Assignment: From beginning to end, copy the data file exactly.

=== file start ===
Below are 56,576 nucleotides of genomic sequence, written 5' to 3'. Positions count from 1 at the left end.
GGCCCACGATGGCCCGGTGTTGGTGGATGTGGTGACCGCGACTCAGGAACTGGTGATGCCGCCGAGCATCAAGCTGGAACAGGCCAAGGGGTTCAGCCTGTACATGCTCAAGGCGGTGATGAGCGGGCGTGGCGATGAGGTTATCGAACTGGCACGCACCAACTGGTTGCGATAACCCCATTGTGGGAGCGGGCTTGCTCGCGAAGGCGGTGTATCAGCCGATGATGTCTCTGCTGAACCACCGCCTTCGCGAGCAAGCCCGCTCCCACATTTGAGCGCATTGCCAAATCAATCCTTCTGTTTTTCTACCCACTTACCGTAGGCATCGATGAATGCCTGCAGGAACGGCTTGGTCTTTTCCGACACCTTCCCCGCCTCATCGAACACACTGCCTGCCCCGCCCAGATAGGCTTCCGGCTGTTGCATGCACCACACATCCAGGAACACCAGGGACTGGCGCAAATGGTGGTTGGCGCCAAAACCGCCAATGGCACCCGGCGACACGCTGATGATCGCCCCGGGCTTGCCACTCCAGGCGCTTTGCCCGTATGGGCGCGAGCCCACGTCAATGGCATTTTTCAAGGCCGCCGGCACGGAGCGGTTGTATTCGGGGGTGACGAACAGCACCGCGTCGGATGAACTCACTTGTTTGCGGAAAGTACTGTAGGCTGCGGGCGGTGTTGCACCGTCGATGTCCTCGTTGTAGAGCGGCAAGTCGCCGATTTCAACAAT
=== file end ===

Below are 56,576 nucleotides of genomic sequence, written 5' to 3'. Positions count from 1 at the left end.
GGCCCACGATGGCCCGGTGTTGGTGGATGTGGTGACCGCGACTCAGGAACTGGTGATGCCGCCGAGCATCAAGCTGGAACAGGCCAAGGGGTTCAGCCTGTACATGCTCAAGGCGGTGATGAGCGGGCGTGGCGATGAGGTTATCGAACTGGCACGCACCAACTGGTTGCGATAACCCCATTGTGGGAGCGGGCTTGCTCGCGAAGGCGGTGTATCAGCCGATGATGTCTCTGCTGAACCACCGCCTTCGCGAGCAAGCCCGCTCCCACATTTGAGCGCATTGCCAAATCAATCCTTCTGTTTTTCTACCCACTTACCGTAGGCATCGATGAATGCCTGCAGGAACGGCTTGGTCTTTTCCGACACCTTCCCCGCCTCATCGAACACACTGCCTGCCCCGCCCAGATAGGCTTCCGGCTGTTGCATGCACCACACATCCAGGAACACCAGGGACTGGCGCAAATGGTGGTTGGCGCCAAAACCGCCAATGGCACCCGGCGACACGCTGATGATCGCCCCGGGCTTGCCACTCCAGGCGCTTTGCCCGTATGGGCGCGAGCCCACGTCAATGGCATTTTTCAAGGCCGCCGGCACGGAGCGGTTGTATTCGGGGGTGACGAACAGCACCGCGTCGGATGAACTCACTTGTTTGCGGAAAGTACTGTAGGCTGCGGGCGGTGTTGCACCGTCGATGTCCTCGTTGTAGAGCGGCAAGTCGCCGATTTCAACAAT